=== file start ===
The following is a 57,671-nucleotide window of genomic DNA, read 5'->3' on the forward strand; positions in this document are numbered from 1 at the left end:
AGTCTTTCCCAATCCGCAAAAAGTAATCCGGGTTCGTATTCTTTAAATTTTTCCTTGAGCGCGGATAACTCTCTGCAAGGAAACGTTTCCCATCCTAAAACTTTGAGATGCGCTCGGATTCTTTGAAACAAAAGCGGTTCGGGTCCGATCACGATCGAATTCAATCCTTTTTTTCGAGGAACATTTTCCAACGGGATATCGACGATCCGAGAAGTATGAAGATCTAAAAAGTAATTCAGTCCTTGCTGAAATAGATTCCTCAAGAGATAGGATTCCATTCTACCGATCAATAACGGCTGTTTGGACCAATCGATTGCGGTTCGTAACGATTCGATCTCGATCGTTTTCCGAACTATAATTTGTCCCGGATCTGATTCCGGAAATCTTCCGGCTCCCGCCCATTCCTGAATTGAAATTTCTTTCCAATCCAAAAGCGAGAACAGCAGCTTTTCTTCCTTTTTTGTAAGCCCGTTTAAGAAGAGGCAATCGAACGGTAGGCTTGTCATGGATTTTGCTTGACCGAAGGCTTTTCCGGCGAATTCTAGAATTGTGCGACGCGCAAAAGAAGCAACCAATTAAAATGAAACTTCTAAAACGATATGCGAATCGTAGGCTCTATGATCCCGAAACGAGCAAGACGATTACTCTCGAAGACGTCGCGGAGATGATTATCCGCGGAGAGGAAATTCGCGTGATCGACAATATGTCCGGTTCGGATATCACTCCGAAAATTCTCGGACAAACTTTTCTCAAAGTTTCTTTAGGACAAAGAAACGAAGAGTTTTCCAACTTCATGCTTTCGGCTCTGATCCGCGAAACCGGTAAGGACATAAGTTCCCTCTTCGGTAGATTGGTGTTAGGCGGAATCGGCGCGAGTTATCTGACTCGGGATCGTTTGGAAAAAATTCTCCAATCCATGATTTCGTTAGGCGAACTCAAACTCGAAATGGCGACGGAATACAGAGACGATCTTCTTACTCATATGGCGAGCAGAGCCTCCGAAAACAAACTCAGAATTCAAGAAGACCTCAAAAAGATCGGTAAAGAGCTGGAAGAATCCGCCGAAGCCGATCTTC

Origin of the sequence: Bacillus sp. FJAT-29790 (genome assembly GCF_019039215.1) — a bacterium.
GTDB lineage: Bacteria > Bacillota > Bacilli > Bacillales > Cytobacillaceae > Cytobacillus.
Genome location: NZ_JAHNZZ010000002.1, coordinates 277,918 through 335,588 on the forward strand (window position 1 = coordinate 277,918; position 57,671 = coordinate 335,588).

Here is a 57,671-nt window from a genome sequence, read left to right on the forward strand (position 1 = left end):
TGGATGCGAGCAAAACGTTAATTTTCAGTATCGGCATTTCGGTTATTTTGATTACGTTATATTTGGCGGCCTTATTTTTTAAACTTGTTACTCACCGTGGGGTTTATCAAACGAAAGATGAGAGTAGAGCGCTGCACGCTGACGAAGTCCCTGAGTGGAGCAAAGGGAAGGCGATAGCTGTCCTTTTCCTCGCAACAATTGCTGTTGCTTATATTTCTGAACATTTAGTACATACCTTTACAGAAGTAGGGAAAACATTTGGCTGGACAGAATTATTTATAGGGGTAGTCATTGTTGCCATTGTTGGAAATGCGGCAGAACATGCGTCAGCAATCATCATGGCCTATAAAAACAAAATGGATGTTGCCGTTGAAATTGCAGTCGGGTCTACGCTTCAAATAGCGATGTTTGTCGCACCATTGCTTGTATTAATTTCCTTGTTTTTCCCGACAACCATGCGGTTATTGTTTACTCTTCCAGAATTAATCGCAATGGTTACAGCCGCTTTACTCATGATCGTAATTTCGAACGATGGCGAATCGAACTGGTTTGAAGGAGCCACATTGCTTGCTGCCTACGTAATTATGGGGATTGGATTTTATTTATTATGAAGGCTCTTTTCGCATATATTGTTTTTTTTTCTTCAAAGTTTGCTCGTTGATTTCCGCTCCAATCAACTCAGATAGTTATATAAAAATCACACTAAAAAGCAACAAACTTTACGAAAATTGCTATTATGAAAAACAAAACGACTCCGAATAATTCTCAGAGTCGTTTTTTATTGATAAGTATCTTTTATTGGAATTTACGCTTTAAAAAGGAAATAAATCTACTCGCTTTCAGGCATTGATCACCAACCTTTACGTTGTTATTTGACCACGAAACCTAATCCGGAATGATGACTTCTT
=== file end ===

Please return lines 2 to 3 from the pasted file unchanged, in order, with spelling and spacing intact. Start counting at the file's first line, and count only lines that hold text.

AGTCTTTCCCAATCCGCAAAAAGTAATCCGGGTTCGTATTCTTTAAATTTTTCCTTGAGCGCGGATAACTCTCTGCAAGGAAACGTTTCCCATCCTAAAACTTTGAGATGCGCTCGGATTCTTTGAAACAAAAGCGGTTCGGGTCCGATCACGATCGAATTCAATCCTTTTTTTCGAGGAACATTTTCCAACGGGATATCGACGATCCGAGAAGTATGAAGATCTAAAAAGTAATTCAGTCCTTGCTGAAATAGATTCCTCAAGAGATAGGATTCCATTCTACCGATCAATAACGGCTGTTTGGACCAATCGATTGCGGTTCGTAACGATTCGATCTCGATCGTTTTCCGAACTATAATTTGTCCCGGATCTGATTCCGGAAATCTTCCGGCTCCCGCCCATTCCTGAATTGAAATTTCTTTCCAATCCAAAAGCGAGAACAGCAGCTTTTCTTCCTTTTTTGTAAGCCCGTTTAAGAAGAGGCAATCGAACGGTAGGCTTGTCATGGATTTTGCTTGACCGAAGGCTTTTCCGGCGAATTCTAGAATTGTGCGACGCGCAAAAGAAGCAACCAATTAAAATGAAACTTCTAAAACGATATGCGAATCGTAGGCTCTATGATCCCGAAACGAGCAAGACGATTACTCTCGAAGACGTCGCGGAGATGATTATCCGCGGAGAGGAAATTCGCGTGATCGACAATATGTCCGGTTCGGATATCACTCCGAAAATTCTCGGACAAACTTTTCTCAAAGTTTCTTTAGGACAAAGAAACGAAGAGTTTTCCAACTTCATGCTTTCGGCTCTGATCCGCGAAACCGGTAAGGACATAAGTTCCCTCTTCGGTAGATTGGTGTTAGGCGGAATCGGCGCGAGTTATCTGACTCGGGATCGTTTGGAAAAAATTCTCCAATCCATGATTTCGTTAGGCGAACTCAAACTCGAAATGGCGACGGAATACAGAGACGATCTTCTTACTCATATGGCGAGCAGAGCCTCCGAAAACAAACTCAGAATTCAAGAAGACCTCAAAAAGATCGGTAAAGAGCTGGAAGAATCCGCCGAAGCCGATCTTC

Origin of the sequence: Bacillus sp. FJAT-29790 (genome assembly GCF_019039215.1) — a bacterium.